MUSSEL, a term applied in England to two families of lamellibranch Molluscs, the marine Mytilacea, of which the Edible Mytilus edulis, is the representative, and the fresh-water Unionacea, of which the River Mussel, Unio pictorum, and the Swan Mussel, Anodon cyneus, are the common British examples.It is not obvious why these fresh-water forms have been associated popularly with the Mytilacea under the name Mussel, unless it be on account of the frequently very dark colour of their shells. They are somewhat remote from the sea mussels in structure, and have not even a common economic importance.
The Sea Mussel (Mytilus edulis) belongs to the second order of the class Lamellibranchia (see vol. xvi. pp. 685 sq.) namely, the Heteromya, in which the anterior or pallial adductor is much smaller than the pedal or posterior adductor. It and the other Mytilacea are remarkable for the comparatively free condition of the gill-filaments, which, whilst adhering to one another to form gill-plates (vol. xvi. p. 689, fig. 133), are not fused to one another by concrescence. It is also remarkable for the small size of its foot and the large development of two glansd in the footthe byssus-forming and the byssus-cementing glands.
The byssus is a collection of horny threads by which the Sea Mussel (like many other Lamellibranch or Bivalve Molluscs) fixes itself to stones, or submerged wood, but is not a permanent means of attachment, since it can be discared by the animal, which, after a certain amount of locomotion, again fixes itself by new secreation of byssus from the foot. Such movement is, however, very rare. Mytilus possess no siphonal tube-like productions of the margin of the mantle-skirt, nor any notching of the same, representative of the siphons which are found in its freshwater ally, the Dreissna polymorpha.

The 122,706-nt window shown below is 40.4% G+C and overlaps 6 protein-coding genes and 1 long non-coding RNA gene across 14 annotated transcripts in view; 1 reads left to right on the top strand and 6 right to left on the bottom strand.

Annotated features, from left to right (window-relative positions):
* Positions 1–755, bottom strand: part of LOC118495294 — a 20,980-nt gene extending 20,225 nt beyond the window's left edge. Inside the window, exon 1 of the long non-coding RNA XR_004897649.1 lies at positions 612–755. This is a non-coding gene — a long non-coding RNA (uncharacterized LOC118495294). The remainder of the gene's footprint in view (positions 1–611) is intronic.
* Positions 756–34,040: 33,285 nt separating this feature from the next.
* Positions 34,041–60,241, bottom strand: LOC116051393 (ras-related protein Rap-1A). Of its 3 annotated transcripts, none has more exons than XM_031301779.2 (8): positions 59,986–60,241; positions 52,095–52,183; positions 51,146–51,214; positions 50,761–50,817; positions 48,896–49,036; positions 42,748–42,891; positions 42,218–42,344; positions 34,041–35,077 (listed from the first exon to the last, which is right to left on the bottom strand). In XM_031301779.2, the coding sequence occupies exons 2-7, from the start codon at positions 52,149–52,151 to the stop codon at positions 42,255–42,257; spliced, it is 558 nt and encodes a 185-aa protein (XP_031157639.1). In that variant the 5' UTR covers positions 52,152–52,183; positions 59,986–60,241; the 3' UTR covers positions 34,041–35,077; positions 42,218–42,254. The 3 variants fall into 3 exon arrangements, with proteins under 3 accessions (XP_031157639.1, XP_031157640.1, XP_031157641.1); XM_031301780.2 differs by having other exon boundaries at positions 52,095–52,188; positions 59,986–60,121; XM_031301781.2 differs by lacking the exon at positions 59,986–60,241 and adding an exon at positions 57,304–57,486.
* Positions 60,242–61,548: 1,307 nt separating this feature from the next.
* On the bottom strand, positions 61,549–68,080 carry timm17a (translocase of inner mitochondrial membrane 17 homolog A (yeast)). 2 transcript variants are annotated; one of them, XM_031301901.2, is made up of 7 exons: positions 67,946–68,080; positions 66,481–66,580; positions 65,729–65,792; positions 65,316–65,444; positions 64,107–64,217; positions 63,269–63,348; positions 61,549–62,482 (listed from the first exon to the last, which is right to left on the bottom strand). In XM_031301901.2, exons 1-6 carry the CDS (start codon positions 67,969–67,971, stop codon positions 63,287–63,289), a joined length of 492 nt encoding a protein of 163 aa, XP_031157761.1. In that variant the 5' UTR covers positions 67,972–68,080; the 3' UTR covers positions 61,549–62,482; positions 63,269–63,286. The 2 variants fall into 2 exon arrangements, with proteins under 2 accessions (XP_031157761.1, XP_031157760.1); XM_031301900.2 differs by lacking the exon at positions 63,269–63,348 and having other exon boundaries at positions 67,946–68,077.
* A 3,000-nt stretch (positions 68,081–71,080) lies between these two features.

Mytilus edulis is an exceedingly abundant and widely distrubuted form. It occurs on both sides of the northern Atlantic and in the Mediterranean basin. It presents varieties of form and colour according to the depth of water and other circumstances of its habitant. Usually it is found on the British coast encrusting rocks exposed at low tides, or on the flat surfaces formed by sandnbanks overlying clay, the latter kind of colonies being known locally as "scalps." Under these conditions it forms continuous masses of individuals closely packed together, sometimes extending over many acres of surface and numbering millions. The readiness with which the young Mytilus attaches itself to wicker-work is made the means of artificially cultivating and securing these molluscs for the market both in the bay of Kiel in North Germany and at the mouth of the Somme and other spots on the coast of France.
Natural scalps are subject to extreme vicissitudes: an area of many acres may be destroyed by a local change of current producing a deposit of sand or shingle over the scalp, or by exposure to frost at low tide in winter, or by accumulation of decomposing vegetable matter. The chief localities of natural scalps on the British coast are Morecambe Bay in Lancashire and the flat eastern shores, especially that of the Wash of Lincoln, and similar shallow bays. These scalps are in some cases in the hands of private owners, but the English Government has not granted sufficiently definite rights to such individuals to enable them to protect their property from marauders, and to justify them in undertaking artificial cultivation.